Consider a bucket of water with two holes of equal area through which water is discharged. The water can flow out through hole ( B ), at the bottom, or through the down-spout, which begins at the top ( T ) and has its opening the same distance below the water level as the center of hole ( B).
\ / ||
\ / ||
____\ / ||
-----\B / ||
Ignoring any friction effects, out of which opening will the water flow faster, and why?
This great physicist created a TV Series called "Why Is It So?" during the 3rd quarter of the last century (true C20.) on visits to Australia, a set of books were published which reflected many or all of what he discussed.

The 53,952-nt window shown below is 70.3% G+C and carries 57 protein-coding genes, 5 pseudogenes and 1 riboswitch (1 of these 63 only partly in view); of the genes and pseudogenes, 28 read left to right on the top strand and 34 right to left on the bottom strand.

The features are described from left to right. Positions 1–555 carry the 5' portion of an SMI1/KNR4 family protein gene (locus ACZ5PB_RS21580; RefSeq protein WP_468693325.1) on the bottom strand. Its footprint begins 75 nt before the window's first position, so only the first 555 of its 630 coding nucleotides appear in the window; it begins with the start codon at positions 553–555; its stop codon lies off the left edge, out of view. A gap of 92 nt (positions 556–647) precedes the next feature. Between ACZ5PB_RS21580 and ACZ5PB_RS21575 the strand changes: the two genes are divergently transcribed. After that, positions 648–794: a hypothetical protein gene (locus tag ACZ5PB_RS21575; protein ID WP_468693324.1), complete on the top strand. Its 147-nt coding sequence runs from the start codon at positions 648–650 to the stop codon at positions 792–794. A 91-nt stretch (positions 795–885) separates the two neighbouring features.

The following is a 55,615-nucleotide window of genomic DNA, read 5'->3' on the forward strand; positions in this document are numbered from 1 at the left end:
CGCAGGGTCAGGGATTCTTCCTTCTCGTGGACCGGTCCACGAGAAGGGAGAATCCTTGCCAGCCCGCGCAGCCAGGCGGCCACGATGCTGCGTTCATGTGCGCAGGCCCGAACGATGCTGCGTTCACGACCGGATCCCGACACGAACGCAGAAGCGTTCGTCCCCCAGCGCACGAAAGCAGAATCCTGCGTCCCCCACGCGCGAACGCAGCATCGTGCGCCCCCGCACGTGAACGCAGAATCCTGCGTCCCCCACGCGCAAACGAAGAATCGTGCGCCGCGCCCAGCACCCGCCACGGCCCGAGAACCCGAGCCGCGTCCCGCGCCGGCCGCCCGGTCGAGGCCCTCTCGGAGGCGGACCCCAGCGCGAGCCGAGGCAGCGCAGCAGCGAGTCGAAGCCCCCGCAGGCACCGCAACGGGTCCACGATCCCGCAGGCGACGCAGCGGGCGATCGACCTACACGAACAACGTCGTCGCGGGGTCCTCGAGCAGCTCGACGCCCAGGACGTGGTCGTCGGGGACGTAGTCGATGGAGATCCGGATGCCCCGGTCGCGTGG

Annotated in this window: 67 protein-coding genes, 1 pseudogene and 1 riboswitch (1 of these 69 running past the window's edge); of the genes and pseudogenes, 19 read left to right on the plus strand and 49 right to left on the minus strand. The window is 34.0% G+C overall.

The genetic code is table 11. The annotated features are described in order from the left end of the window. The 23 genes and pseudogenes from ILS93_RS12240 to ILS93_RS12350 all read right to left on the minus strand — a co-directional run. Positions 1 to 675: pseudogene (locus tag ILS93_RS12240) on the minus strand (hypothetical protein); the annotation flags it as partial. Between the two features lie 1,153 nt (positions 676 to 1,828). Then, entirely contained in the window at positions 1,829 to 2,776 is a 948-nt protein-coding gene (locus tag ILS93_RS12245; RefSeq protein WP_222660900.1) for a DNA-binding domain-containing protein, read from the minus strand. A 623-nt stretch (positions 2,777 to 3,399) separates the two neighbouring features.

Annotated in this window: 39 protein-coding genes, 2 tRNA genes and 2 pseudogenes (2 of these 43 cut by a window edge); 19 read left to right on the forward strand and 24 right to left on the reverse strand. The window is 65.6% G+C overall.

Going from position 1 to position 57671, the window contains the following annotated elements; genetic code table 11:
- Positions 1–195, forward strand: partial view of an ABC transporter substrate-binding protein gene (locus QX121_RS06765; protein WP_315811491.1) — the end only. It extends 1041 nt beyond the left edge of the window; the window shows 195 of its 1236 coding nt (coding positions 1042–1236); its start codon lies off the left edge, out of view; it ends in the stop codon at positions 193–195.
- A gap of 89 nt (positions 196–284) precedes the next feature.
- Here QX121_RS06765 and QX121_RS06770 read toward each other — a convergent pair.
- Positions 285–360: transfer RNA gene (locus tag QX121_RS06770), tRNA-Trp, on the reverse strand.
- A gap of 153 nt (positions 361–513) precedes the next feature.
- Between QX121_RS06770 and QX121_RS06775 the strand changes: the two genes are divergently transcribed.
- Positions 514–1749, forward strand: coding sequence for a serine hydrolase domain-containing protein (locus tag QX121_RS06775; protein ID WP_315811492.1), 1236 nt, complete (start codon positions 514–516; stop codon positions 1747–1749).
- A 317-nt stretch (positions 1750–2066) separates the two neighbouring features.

Can't find the books, but I believe he had a problem which asked to determine the visual trajectory of the simultaneous flows of water from three cleanly bored holes which were spaced at 1/4, 1/2 and 3/4 distant from the top of a fruit tin (the water level at the top of the can was kept constant).
The trajectories were NOT as many student physic books illustrated.
The experiment does not answer the question, but .... I believe that the principle is very much in line with Leming's explanation.
I'm thinking, like Hugo, that the greater the depth, the more pressure is exerted which should mean higher lower flows and an initially flatter declining parabolic curve than a higher exit.
Posted by brianjn
on 2006-09-29 05:02:06